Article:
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Early Maine Citizens
Penobscot Girl

Descendants of Ice Age hunters, the pre-Algonguin or  "Red Paint People" people lived in Maine before the Micmacs and Abanaki Indians. Not much is documented or known of these people. They got their names from the practice of burying their dead in graves lined with ocher which is usually of a red color. Ocher and stone implenements have been found in these early graves that date back to 3000 BC.

Early men of Maine have left behind many signs that they were here. Some of the are the over 500 shell-heaps along the Maine coast. These shell-heaps have been dated as between one and five thousand years old.

When the white man came to what is now known as Maine they found two main branches of the Algonquins, the Abnakis who lived west of the Penobscot River and the Etchimins who lived east of the Penobscot River.

Today there are only two of the dozen of tribes left in Maine, the Passamaquoddies and the Penobscots. The Passamaquoddies live on two reservations, the largest is located at Pleasant Point near Eastport. The Penobscots are on Indian Island near Old Town.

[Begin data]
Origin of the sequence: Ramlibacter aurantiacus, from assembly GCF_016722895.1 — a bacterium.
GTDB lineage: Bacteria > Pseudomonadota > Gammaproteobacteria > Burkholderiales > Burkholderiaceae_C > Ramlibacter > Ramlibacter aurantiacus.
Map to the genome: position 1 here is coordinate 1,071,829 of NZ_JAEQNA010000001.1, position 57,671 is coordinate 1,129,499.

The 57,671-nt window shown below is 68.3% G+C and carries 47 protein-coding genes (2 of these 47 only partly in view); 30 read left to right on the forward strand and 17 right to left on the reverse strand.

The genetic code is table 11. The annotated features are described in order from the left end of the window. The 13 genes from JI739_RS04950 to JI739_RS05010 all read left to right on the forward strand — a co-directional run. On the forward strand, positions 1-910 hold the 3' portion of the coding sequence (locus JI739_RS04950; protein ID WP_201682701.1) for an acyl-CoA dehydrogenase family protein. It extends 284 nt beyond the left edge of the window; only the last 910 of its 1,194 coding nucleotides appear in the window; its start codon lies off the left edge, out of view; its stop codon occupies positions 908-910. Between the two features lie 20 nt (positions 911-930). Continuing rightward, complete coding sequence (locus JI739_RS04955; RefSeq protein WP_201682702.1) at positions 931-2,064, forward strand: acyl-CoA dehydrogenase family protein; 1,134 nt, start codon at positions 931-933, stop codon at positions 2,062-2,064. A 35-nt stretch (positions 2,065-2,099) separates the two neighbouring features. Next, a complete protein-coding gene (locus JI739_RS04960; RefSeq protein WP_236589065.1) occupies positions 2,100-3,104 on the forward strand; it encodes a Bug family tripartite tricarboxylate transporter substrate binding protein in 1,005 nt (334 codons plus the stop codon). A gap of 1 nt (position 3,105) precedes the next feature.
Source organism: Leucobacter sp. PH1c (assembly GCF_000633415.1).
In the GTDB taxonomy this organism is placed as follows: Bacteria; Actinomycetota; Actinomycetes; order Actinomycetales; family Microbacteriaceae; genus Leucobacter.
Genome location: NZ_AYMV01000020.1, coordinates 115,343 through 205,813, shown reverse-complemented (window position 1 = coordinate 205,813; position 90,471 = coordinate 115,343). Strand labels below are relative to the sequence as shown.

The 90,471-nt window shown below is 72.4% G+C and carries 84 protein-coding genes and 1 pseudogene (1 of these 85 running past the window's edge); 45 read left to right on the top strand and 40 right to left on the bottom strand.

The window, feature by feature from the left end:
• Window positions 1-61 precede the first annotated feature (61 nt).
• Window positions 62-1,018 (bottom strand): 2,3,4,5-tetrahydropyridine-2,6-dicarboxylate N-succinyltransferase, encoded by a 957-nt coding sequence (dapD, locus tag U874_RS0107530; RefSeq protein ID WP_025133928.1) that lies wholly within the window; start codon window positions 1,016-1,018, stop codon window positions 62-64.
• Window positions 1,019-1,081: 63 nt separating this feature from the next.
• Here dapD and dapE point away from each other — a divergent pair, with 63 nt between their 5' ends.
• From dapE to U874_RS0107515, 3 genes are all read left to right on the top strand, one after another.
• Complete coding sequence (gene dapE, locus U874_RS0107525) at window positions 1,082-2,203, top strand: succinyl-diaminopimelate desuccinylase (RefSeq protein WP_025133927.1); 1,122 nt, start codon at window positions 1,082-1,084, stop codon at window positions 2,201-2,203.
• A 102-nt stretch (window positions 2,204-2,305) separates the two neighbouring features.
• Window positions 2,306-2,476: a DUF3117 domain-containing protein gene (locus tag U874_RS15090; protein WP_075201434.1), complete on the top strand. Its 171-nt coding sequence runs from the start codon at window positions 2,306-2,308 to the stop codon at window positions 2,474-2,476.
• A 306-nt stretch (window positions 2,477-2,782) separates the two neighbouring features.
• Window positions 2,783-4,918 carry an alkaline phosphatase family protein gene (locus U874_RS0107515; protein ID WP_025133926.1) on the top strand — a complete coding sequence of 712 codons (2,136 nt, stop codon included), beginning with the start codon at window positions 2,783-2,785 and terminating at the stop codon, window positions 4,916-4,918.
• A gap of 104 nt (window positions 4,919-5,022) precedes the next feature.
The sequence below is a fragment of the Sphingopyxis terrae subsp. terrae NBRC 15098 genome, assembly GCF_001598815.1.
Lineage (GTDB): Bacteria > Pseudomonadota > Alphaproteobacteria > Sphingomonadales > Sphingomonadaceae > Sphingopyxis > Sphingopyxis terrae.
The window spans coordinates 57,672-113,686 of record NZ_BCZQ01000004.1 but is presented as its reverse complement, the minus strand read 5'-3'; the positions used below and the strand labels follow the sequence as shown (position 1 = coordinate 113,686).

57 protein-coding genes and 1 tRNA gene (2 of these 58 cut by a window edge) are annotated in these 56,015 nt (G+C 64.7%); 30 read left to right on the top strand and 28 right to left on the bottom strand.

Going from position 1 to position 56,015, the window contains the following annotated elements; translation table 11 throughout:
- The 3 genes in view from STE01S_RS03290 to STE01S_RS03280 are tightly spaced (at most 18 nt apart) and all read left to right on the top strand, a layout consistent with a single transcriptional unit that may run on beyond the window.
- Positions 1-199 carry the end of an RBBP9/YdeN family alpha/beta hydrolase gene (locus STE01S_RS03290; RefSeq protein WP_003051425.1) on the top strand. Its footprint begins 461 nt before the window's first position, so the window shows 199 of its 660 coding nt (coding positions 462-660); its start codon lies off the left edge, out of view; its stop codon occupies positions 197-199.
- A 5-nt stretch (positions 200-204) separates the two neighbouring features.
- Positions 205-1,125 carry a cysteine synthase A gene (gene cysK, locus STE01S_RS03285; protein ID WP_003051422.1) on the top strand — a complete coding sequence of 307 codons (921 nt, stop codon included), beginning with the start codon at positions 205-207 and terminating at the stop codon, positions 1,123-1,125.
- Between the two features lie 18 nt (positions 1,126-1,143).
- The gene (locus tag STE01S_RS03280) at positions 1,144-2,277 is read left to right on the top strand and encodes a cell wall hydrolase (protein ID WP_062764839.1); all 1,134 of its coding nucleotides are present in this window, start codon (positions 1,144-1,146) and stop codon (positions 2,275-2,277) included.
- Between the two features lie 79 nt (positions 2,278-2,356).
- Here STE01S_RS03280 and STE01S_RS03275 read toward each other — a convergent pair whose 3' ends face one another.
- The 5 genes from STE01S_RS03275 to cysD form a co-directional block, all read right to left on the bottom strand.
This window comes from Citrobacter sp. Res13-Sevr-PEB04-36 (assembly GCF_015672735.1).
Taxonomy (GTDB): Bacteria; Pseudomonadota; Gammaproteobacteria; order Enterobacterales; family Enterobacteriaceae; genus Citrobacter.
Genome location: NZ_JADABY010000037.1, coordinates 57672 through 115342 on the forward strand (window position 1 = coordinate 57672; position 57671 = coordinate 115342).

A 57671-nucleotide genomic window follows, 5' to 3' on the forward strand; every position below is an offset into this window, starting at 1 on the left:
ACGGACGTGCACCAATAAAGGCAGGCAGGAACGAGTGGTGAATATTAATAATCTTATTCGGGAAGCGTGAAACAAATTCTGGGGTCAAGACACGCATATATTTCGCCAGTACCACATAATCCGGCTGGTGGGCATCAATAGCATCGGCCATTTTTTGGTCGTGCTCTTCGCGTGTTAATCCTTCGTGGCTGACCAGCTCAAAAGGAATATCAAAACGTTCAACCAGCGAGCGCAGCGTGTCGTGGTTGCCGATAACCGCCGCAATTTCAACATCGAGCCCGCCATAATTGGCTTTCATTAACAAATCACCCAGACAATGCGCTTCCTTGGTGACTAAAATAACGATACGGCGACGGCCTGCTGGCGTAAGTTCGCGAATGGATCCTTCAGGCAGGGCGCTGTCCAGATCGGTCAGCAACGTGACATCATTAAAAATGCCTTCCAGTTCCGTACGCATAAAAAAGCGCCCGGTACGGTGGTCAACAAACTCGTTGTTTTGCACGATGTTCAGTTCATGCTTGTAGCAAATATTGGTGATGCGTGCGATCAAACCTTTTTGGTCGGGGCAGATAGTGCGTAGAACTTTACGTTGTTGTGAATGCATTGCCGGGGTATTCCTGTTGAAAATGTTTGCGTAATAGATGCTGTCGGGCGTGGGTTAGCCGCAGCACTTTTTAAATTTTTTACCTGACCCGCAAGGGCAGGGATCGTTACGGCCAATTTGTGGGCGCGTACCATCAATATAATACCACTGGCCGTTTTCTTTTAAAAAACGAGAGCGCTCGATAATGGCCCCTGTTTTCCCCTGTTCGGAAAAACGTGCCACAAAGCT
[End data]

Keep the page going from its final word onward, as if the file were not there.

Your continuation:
These Indians were peaceable and friendly. They planted crops and fished the ocean and streams of Maine.

Before the white man established "Thanksgiving" as a holiday, these early people had a feast around the same time of year to give thanks for the harvest.


Tribes in Maine today:

Aroostook  Band of Micmacs:
PO Box 772
Presque Isle, ME 04769

  Houlton Band of  Maliseet Indians:
  RR 3 Box 450
  Houlton, ME 04730 (under    construction)
Passamaquoddy Tribe of Indian Township:
PO Box 301
Princeton, ME 04668
Passamaquoddy Tribe at Pleasant Point:
PO Box 343
Perry, ME 04667
Penobscot Nation:
Community Building
Old Town, ME 04468
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